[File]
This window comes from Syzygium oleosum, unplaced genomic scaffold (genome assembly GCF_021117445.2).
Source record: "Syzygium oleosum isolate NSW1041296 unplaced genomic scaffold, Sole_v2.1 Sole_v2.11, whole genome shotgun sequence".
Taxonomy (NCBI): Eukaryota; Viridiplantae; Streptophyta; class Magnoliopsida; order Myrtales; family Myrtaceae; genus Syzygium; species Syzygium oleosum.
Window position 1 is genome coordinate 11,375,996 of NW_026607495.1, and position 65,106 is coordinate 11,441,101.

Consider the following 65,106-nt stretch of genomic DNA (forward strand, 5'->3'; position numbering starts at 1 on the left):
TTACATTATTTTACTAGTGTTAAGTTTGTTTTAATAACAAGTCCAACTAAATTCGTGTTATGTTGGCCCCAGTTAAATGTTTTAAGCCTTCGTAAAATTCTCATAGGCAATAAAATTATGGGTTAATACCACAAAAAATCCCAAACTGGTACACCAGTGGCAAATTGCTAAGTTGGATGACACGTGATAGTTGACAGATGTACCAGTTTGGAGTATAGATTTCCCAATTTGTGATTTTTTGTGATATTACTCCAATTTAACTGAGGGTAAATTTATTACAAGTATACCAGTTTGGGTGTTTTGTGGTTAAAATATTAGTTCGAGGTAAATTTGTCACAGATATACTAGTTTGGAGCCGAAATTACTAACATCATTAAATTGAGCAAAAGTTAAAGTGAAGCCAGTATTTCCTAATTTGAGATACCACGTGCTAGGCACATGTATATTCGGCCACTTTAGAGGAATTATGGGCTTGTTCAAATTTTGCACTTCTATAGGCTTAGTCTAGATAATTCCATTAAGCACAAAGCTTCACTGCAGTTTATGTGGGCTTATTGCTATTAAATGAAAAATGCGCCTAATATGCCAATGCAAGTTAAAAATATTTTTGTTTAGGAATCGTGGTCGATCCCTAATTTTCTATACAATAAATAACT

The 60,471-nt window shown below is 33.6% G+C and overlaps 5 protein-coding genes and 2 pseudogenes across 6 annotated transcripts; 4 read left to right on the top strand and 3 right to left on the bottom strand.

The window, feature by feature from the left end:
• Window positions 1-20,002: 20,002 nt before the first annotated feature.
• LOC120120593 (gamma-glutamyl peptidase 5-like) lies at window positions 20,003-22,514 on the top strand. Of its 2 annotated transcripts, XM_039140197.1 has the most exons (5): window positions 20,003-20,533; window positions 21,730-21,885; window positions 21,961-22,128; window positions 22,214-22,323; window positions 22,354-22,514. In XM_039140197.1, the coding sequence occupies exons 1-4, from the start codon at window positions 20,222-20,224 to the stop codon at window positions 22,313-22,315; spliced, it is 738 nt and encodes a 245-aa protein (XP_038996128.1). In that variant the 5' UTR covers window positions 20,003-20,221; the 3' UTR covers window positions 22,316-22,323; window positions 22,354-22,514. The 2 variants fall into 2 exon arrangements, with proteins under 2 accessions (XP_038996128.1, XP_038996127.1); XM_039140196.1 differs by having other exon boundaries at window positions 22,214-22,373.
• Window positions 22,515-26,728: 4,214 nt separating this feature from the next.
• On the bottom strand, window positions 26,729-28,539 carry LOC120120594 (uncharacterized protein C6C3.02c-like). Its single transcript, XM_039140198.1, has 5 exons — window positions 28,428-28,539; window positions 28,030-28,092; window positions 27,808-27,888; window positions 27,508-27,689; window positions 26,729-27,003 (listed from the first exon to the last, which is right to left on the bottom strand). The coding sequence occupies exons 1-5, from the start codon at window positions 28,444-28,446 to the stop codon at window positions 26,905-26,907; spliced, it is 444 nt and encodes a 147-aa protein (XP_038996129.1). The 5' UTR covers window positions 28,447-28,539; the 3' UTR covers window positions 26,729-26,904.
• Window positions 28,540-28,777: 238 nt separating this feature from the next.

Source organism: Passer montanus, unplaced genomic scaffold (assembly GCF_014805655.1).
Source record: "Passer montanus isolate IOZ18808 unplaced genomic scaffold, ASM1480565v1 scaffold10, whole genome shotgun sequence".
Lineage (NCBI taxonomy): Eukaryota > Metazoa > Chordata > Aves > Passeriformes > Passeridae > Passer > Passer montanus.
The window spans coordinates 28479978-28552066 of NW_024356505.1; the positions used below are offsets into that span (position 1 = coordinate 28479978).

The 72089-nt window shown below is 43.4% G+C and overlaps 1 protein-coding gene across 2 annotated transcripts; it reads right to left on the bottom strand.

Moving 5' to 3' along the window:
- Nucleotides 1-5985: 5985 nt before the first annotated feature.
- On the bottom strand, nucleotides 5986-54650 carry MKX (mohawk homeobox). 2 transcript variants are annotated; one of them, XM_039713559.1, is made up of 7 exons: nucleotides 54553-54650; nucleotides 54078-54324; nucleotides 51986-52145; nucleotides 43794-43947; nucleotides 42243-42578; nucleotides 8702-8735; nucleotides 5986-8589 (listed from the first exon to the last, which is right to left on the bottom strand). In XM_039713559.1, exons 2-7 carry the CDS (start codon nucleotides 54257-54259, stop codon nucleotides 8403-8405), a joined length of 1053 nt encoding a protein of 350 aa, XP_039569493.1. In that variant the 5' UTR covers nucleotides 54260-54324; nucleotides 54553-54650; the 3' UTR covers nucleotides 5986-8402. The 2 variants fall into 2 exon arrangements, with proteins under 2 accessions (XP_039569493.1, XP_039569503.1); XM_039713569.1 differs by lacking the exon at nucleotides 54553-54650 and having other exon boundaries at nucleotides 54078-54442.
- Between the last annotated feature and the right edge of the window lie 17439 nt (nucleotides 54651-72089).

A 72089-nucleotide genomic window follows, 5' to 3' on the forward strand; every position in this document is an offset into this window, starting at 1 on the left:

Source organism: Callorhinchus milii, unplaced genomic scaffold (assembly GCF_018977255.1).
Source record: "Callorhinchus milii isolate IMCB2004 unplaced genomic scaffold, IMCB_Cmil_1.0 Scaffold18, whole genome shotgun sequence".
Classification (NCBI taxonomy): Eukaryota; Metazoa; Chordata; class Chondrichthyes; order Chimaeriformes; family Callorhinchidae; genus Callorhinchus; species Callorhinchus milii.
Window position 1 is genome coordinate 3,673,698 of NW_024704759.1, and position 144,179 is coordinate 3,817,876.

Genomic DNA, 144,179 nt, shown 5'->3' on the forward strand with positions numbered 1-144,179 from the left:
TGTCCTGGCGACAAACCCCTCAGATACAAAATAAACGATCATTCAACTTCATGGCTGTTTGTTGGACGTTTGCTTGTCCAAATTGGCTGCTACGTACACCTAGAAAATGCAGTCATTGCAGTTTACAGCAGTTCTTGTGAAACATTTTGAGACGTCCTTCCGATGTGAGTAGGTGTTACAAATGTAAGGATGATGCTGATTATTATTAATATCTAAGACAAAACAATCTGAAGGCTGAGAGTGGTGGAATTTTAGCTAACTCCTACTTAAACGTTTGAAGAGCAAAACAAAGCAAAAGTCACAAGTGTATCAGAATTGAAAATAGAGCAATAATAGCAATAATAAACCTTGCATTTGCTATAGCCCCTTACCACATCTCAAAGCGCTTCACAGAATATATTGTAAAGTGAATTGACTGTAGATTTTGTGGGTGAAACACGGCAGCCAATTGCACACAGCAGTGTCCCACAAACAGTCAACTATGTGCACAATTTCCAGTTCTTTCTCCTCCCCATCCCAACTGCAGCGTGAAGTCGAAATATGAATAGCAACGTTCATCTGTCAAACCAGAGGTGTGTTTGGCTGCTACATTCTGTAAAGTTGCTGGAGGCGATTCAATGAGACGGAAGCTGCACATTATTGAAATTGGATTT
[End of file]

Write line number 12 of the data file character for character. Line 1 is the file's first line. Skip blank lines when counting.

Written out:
• On the bottom strand, window positions 26,729-28,539 carry LOC120120594 (uncharacterized protein C6C3.02c-like). Its single transcript, XM_039140198.1, has 5 exons — window positions 28,428-28,539; window positions 28,030-28,092; window positions 27,808-27,888; window positions 27,508-27,689; window positions 26,729-27,003 (listed from the first exon to the last, which is right to left on the bottom strand). The coding sequence occupies exons 1-5, from the start codon at window positions 28,444-28,446 to the stop codon at window positions 26,905-26,907; spliced, it is 444 nt and encodes a 147-aa protein (XP_038996129.1). The 5' UTR covers window positions 28,447-28,539; the 3' UTR covers window positions 26,729-26,904.